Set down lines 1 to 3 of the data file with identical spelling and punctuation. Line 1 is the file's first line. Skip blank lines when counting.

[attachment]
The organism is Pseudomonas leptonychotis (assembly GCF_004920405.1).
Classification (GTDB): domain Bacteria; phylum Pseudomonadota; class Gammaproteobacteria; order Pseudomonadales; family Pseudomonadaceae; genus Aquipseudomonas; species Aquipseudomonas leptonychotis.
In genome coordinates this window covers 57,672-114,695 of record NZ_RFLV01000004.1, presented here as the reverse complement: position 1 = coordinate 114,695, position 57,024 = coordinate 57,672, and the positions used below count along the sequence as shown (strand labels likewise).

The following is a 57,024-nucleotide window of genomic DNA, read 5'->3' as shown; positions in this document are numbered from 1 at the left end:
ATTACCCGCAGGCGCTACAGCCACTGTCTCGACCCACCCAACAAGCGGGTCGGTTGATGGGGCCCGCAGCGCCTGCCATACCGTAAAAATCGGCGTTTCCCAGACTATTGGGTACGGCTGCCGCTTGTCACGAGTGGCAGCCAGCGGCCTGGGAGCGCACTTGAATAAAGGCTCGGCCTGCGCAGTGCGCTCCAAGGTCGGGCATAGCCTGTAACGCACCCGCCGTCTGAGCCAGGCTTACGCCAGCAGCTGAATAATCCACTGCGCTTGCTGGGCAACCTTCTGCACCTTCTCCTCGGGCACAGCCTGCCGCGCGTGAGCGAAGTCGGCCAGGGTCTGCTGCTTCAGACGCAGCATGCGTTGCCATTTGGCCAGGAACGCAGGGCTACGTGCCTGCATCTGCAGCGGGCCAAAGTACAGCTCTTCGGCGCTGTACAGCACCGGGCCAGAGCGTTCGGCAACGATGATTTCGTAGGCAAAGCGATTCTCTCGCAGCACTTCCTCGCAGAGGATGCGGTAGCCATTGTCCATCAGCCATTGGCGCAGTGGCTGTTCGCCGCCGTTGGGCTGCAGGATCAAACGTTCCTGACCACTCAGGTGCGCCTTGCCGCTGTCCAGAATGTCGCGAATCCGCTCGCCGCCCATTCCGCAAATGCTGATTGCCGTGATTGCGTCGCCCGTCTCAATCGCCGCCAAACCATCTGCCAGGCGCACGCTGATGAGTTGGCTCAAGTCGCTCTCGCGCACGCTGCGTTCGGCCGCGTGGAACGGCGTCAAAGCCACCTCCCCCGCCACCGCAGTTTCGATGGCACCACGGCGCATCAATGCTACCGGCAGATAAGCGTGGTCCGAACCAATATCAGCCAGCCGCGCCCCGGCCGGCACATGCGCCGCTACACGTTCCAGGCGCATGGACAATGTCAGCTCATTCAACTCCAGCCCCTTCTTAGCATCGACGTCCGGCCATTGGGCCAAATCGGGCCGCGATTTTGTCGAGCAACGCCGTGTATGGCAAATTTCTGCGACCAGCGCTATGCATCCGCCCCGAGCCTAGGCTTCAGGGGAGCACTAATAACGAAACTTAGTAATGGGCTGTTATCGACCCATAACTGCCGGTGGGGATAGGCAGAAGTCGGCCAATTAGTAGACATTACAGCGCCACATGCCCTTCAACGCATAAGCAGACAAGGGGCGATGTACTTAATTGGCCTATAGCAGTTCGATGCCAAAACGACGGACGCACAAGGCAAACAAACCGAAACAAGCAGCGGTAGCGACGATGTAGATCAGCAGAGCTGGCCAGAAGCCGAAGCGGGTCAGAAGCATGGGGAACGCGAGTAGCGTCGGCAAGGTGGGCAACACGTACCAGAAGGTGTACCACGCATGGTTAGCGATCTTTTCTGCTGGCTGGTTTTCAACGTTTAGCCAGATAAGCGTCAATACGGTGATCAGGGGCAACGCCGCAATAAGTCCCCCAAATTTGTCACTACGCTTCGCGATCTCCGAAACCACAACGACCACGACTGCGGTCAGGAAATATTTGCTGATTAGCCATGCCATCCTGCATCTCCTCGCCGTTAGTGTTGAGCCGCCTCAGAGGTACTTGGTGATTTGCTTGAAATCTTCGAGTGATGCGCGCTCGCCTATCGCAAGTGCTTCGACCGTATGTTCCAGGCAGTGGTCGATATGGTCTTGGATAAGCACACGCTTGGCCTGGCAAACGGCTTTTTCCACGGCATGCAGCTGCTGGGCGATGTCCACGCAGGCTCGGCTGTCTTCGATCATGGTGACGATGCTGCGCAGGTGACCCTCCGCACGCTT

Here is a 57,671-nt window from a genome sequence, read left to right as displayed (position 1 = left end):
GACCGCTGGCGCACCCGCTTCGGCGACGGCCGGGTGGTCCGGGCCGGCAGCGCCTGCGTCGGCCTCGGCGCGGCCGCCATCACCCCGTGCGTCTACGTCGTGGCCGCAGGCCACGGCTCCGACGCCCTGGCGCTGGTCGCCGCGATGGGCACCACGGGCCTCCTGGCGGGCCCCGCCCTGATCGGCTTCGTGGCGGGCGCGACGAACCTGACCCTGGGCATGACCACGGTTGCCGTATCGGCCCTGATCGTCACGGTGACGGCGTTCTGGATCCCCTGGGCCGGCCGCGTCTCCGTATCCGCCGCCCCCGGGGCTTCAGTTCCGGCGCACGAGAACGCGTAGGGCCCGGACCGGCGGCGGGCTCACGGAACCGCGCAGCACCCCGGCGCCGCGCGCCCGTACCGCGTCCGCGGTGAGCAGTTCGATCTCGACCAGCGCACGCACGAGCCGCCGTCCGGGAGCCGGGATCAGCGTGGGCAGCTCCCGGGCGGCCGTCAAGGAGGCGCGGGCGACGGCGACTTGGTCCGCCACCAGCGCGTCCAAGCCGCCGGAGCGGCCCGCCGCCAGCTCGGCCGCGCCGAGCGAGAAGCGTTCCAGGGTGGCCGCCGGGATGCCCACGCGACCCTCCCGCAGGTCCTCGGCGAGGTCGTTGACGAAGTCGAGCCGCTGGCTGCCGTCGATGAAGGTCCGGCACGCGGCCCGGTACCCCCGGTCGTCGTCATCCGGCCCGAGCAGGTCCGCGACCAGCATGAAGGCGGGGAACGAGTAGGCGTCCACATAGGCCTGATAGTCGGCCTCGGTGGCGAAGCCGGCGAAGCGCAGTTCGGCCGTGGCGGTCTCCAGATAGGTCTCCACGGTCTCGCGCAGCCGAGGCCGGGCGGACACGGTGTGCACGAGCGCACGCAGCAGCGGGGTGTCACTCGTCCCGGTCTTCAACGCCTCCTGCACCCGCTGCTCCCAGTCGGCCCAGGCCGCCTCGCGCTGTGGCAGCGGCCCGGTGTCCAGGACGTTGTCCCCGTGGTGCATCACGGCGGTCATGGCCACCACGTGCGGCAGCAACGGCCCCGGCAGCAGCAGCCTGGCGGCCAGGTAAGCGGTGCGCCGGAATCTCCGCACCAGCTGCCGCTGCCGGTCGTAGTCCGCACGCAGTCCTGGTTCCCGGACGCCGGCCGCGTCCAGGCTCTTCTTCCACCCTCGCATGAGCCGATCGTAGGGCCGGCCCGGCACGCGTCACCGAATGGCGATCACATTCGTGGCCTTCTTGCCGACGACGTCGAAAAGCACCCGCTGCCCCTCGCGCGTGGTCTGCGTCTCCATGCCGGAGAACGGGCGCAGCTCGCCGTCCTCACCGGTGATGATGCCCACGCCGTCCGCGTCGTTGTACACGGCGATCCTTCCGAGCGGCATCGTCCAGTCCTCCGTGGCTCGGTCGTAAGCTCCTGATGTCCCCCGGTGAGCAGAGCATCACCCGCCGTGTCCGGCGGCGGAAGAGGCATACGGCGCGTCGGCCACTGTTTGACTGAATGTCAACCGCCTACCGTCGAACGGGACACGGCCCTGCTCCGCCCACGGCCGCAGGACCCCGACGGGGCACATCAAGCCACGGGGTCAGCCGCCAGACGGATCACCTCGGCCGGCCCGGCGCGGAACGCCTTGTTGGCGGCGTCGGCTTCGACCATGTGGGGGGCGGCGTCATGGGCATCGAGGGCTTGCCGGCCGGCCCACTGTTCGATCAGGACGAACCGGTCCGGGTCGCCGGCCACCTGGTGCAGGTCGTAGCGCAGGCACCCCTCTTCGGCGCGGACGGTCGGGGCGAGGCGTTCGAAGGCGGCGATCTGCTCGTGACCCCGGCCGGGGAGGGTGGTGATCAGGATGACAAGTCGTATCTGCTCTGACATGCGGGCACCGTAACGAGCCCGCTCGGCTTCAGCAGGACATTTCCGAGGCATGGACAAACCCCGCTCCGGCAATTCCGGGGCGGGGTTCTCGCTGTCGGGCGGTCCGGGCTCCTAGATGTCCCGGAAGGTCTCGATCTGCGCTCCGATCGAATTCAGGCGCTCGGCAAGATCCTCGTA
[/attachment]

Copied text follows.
The organism is Pseudomonas leptonychotis (assembly GCF_004920405.1).
Classification (GTDB): domain Bacteria; phylum Pseudomonadota; class Gammaproteobacteria; order Pseudomonadales; family Pseudomonadaceae; genus Aquipseudomonas; species Aquipseudomonas leptonychotis.
In genome coordinates this window covers 57,672-114,695 of record NZ_RFLV01000004.1, presented here as the reverse complement: position 1 = coordinate 114,695, position 57,024 = coordinate 57,672, and the positions used below count along the sequence as shown (strand labels likewise).